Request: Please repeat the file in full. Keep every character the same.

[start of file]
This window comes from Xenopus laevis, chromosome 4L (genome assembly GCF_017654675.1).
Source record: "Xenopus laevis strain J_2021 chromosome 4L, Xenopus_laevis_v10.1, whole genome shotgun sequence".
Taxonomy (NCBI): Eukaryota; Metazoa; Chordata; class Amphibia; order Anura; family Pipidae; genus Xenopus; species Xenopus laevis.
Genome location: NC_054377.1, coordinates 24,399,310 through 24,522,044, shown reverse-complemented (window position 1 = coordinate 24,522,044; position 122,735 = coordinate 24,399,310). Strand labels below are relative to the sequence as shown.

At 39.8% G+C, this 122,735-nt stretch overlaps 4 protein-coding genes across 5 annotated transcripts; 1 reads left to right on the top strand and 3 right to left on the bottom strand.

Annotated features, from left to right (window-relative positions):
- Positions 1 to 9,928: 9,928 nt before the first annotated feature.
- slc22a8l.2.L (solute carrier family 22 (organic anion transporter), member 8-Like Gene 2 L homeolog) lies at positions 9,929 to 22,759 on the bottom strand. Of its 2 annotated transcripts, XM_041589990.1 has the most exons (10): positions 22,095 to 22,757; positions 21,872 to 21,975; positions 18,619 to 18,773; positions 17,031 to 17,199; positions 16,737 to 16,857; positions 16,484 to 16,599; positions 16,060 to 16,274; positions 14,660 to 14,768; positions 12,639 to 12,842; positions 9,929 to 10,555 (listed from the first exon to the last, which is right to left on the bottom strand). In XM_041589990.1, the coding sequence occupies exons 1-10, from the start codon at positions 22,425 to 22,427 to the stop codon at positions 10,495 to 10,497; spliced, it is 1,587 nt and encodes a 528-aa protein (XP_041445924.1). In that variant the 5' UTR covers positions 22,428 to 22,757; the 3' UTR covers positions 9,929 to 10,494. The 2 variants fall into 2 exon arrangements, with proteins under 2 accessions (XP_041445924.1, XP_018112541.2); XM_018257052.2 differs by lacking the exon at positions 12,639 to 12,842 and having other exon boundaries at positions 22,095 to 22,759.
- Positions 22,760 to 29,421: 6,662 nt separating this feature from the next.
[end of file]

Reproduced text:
This window comes from Xenopus laevis, chromosome 4L (genome assembly GCF_017654675.1).
Source record: "Xenopus laevis strain J_2021 chromosome 4L, Xenopus_laevis_v10.1, whole genome shotgun sequence".
Taxonomy (NCBI): Eukaryota; Metazoa; Chordata; class Amphibia; order Anura; family Pipidae; genus Xenopus; species Xenopus laevis.
Genome location: NC_054377.1, coordinates 24,399,310 through 24,522,044, shown reverse-complemented (window position 1 = coordinate 24,522,044; position 122,735 = coordinate 24,399,310). Strand labels below are relative to the sequence as shown.

At 39.8% G+C, this 122,735-nt stretch overlaps 4 protein-coding genes across 5 annotated transcripts; 1 reads left to right on the top strand and 3 right to left on the bottom strand.

Annotated features, from left to right (window-relative positions):
- Positions 1 to 9,928: 9,928 nt before the first annotated feature.
- slc22a8l.2.L (solute carrier family 22 (organic anion transporter), member 8-Like Gene 2 L homeolog) lies at positions 9,929 to 22,759 on the bottom strand. Of its 2 annotated transcripts, XM_041589990.1 has the most exons (10): positions 22,095 to 22,757; positions 21,872 to 21,975; positions 18,619 to 18,773; positions 17,031 to 17,199; positions 16,737 to 16,857; positions 16,484 to 16,599; positions 16,060 to 16,274; positions 14,660 to 14,768; positions 12,639 to 12,842; positions 9,929 to 10,555 (listed from the first exon to the last, which is right to left on the bottom strand). In XM_041589990.1, the coding sequence occupies exons 1-10, from the start codon at positions 22,425 to 22,427 to the stop codon at positions 10,495 to 10,497; spliced, it is 1,587 nt and encodes a 528-aa protein (XP_041445924.1). In that variant the 5' UTR covers positions 22,428 to 22,757; the 3' UTR covers positions 9,929 to 10,494. The 2 variants fall into 2 exon arrangements, with proteins under 2 accessions (XP_041445924.1, XP_018112541.2); XM_018257052.2 differs by lacking the exon at positions 12,639 to 12,842 and having other exon boundaries at positions 22,095 to 22,759.
- Positions 22,760 to 29,421: 6,662 nt separating this feature from the next.